Robo-Readers to the Rescue: Providing Instant Feedback

Yesterday, I posted about an article published in Inside Higher Ed titled “A Win for Robo-Readers.” The article covered the findings of a study from the University of Akron, which showed that automated grading software can be used to evaluate writing for grammar and syntax.

I was a bit concerned about some of the comments in the article, but I’m actually very excited about the potential of Robo-Readers for the writing classroom.  But I wouldn’t rely on them necessarily as a grading tool. I want my students to use them as a learning tool. My hope is that eventually, Robo-Readers might be able to evaluate students’ writing for them as they work.

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Robo-Readers to the Rescue

There’s been a lot of buzz lately on my RSS feed about automated essay-grading software, or “Robo-Readers.” Several weeks ago, Inside Higher Ed published an article announcing “A Win for the Robo-Readers.” The article very briefly presented and commented on the results of a study conducted by the University of Akron, which found that Robo-Readers can effectively evaluate student writing on a quantitative level. In other words, they can determine whether sentences follow proper grammar and mechanical rules.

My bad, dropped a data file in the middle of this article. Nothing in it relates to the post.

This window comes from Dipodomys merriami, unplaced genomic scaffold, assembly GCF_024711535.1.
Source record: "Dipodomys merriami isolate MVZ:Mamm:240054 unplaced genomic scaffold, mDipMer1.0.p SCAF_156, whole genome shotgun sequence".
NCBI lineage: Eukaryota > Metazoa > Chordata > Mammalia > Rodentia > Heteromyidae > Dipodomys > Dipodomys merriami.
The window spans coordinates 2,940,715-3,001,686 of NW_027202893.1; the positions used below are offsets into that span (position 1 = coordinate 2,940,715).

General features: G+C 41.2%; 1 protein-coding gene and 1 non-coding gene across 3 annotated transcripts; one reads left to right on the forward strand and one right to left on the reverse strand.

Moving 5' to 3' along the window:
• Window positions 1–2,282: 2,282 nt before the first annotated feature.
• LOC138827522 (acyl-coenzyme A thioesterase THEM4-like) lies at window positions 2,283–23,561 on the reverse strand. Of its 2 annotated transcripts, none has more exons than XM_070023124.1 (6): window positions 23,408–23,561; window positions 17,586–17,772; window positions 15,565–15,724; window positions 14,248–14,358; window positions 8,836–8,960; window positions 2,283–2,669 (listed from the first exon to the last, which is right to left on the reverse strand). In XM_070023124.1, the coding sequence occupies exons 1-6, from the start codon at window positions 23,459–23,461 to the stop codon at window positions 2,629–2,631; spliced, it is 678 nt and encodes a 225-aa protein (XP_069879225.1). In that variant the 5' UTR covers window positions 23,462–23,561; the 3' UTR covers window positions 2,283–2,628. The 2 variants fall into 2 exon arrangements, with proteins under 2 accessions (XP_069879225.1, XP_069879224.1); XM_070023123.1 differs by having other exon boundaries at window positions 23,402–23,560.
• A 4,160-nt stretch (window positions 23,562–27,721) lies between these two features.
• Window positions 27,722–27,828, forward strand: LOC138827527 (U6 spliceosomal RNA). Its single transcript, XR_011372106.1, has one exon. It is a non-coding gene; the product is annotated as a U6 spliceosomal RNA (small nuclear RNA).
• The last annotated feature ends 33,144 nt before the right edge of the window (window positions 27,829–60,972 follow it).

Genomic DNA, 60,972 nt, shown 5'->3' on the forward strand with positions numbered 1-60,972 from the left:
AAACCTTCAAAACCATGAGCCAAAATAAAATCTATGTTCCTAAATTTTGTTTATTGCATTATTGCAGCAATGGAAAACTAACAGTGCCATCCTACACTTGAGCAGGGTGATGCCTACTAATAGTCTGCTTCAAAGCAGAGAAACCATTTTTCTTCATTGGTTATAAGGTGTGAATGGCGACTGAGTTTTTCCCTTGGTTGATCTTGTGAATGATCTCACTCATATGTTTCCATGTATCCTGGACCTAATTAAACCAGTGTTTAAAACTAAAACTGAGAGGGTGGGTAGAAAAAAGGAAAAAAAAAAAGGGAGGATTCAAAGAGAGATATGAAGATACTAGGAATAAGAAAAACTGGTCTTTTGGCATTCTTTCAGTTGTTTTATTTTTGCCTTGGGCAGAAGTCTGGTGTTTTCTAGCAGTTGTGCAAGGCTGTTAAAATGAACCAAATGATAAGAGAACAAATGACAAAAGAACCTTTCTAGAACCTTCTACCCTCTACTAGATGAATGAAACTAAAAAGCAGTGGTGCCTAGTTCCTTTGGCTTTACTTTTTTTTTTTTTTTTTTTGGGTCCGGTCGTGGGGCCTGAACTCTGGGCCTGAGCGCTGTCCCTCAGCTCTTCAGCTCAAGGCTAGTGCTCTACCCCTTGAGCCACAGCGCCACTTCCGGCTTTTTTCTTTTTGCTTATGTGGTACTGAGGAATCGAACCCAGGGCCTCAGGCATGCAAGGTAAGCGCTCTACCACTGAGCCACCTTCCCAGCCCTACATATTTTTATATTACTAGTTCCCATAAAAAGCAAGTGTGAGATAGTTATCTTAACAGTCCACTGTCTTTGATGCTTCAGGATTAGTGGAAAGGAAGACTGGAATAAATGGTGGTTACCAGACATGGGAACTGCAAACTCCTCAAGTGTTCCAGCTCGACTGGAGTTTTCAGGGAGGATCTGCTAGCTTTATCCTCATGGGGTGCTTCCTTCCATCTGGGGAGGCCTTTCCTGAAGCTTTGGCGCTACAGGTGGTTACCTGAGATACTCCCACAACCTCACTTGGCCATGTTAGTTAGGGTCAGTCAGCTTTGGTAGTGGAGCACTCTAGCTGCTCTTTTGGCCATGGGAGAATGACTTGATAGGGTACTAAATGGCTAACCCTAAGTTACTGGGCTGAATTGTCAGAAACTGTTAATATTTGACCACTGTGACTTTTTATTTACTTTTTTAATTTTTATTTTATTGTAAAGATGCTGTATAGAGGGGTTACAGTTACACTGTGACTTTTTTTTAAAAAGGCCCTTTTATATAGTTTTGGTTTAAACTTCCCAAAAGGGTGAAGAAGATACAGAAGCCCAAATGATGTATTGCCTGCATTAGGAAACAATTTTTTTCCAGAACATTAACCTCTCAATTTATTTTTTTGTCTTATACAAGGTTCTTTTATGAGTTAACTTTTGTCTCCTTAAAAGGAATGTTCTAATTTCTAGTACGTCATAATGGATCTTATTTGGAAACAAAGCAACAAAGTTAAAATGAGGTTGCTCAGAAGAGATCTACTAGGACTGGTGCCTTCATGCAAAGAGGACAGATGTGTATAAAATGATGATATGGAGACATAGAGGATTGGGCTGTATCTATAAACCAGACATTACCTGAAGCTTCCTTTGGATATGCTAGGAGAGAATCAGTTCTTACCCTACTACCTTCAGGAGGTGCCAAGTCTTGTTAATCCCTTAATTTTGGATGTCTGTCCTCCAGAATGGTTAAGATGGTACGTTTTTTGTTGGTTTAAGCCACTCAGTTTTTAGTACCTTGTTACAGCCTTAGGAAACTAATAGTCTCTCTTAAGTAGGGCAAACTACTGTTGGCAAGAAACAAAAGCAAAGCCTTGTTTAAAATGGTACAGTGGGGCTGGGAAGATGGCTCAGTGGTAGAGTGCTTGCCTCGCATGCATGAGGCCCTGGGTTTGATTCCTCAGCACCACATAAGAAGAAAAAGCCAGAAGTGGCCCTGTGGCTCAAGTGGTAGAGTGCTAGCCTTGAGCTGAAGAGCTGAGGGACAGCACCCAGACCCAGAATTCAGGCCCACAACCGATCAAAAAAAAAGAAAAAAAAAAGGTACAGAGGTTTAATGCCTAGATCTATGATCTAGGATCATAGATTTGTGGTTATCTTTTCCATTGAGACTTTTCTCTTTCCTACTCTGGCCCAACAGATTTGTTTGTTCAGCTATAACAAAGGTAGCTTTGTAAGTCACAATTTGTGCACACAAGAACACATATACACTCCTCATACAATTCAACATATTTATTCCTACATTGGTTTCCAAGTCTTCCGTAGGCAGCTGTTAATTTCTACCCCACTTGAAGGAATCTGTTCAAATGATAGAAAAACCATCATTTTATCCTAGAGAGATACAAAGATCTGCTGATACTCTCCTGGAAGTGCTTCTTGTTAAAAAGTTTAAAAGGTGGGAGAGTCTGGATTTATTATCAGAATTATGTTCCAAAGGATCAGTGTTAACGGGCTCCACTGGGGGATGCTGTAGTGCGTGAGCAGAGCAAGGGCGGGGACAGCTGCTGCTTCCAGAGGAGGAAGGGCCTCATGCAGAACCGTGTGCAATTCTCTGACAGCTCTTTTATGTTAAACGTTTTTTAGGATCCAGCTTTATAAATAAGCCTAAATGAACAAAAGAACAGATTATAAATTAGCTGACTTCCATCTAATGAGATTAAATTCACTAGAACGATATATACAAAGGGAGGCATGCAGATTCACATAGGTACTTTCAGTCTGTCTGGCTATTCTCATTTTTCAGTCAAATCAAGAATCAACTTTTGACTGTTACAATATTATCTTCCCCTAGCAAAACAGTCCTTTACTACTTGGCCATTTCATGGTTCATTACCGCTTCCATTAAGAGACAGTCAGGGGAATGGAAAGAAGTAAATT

The author of the Akron study and dean of the Akron college of Ed., Mark D. Shermis, admits that comp classes shouldn’t completely rely upon the software for grading. They should be used as a supplement to grading, to ease workloads.

I agreed with the article and with Sermis’ statements about the Robo-Reader tools until the very end of the piece. And then I saw something that I found rather troubling:

The Akron education dean acknowledges that AES software has not yet been able to replicate human intuition when it comes to identifying creativity. But while fostering original, nuanced expression is a good goal for a creative writing instructor, many instructors might settle for an easier way to make sure their students know how to write direct, effective sentences and paragraphs.

“If you go to a business school or an engineering school, they’re not looking for creative writers,” Shermis says. “They’re looking for people who can communicate ideas. And that’s what the technology is best at” evaluating.

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